It was still good enough to get her a Championship qualifying time for next year though and she has vowed that for that one – she will train! In fact, she has vowed never to do a marathon again without training, although admittedly, she had said that before.
Going at roughly 7:30 pace for the first 15 miles, Alison Humphrey was feeling pretty good. So much so that she even had to hold herself back at times. She went through the half way point in 1:39:07 and was looking on course for a finish of around 3:20.
Her pace began to drop a touch from mile 16 onwards but she was still holding it together well. She ran out of fuel of the last few miles though and really had to dig in to see it out.
Finishing in a time of 3:24:09, Alison came in in 4,925th place overall and was the 700th fastest female. She was also 38th in the 50-54 category.
It was a pleasing run for Alison though and gave her a PB of over 2-and-a-half minutes. Her previous best was the 3:26:51 that she did at Manchester in 2019.
It was a bit stressful at London this year getting all the Covid measures sorted. You had to take a lateral flow test in the days leading up to the race and show proof of the negative test before being allowed into the start zone area.
For some reason they’d also scrapped the bag drop facility on the morning of the race and the runners had to drop their bags off at the expo with everything they needed for after the race. That made the organisation extra tricky, especially for those who were only staying in London for one night and then wanted to head back after that.
Once all that was sorted though you could relax a bit and enjoy the ride and just go out there and do the best you can on the day – and that was what Heather Khoshnevis did.
Some of the runners were entered into the Abbotts Age Group World Championships as well and they were given a separate bib to pin to their back.
Heather enjoyed seeing who was in her category throughout the race and she was able to overtake a few of them on route, including an additional two with just 600 yards to go.
Finishing in a time of 3:41:31, Heather came 8,088th overall and was 1,683rd female. In the 60-64 category, she was 15th, which was a decent result.
She always loves running in London and feels that you just can’t beat the electricity generated from the crowds. It really does feel special at London.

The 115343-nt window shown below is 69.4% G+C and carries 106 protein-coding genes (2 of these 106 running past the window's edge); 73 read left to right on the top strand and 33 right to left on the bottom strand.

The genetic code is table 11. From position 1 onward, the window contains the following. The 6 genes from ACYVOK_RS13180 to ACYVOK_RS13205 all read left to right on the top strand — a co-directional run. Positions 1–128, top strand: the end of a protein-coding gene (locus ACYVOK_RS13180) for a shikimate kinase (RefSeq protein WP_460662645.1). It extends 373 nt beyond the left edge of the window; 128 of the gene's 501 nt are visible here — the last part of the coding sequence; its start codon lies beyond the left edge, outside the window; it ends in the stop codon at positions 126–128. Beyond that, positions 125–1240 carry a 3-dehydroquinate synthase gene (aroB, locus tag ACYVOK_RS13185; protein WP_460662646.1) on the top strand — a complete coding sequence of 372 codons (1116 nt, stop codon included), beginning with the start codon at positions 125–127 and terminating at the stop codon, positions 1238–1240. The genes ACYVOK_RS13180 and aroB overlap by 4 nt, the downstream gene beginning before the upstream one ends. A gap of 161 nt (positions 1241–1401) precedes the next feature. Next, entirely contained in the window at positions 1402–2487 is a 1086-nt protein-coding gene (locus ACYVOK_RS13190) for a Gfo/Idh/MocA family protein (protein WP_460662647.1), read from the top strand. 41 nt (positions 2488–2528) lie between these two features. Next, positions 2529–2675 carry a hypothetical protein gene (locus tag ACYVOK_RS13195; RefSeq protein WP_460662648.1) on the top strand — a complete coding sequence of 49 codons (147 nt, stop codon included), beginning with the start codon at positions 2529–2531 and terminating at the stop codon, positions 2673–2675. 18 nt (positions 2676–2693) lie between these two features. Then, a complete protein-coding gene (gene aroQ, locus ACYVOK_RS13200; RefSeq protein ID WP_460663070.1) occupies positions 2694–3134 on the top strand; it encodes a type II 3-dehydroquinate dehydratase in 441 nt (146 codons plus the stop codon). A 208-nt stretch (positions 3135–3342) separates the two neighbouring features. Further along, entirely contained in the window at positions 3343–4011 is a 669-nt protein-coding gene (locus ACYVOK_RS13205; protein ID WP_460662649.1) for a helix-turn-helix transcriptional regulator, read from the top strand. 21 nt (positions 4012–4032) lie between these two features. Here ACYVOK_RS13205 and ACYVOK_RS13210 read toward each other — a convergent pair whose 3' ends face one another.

The runners who were in the Abbots Age Group World Championships also got given a separate medal after the race. That medal was ginormous and very heavy. Almost too heavy to out around your neck!
Next up for Heather, she was off to pull on her England vest in the York Marathon, competing for the EA against Celtic teams whilst also battling it out in the BMAF Championship.
After suffering with cramp towards the end of her Brighton Marathon, Jayne Wade’s goal for London was to keep running the whole way and not to stop and walk.
It was quite a challenge, but she did it! She knew it was never going to be a fast time after the Brighton Marathon so went at a steadier pace. She managed to avoid getting cramp this time as well until after she’d finished and then it really hurt!
It was definitely a race in which she experienced all four seasons weather wise, feeling hot at points, cold at other times, wind battered in certain sections and wet after the downpour she got caught in.
Finishing in a time of 5:13:08, Jayne was 27,789th overall and 9,646th placed female. In the 55-59 category, she took 534th place. For her it wasn’t about where she finished though and what time, it was about the experience.
She thoroughly enjoyed the run though and found the support and the atmosphere during the race to be amazing. After saying this would be her last marathon, she soon found herself entering the ballot for next year.
Her husband Rich is also a member of the club and he came out to support her. Whilst he was in London as well, he took the opportunity to mingle some of the celebrities and the rich and famous who were there. Well I say mingled… he high fived Chris Evans anyway!
There were so many fantastic runs from Bournemouth AC members and it was great to see them getting out onto the hallowed streets and giving their all. And they could all be extremely proud of their efforts when they look back on what they have achieved.
The most significant aspect of the London Marathon this year was that it showed that events can still take place on the grandest of scales and they can still be successful.
That has to provide us with good reason for optimism when it comes to future races and events and our way of life in general. The best events are the ones that bring people together from all different backgrounds – and there’s no event that does that better than the London Marathon.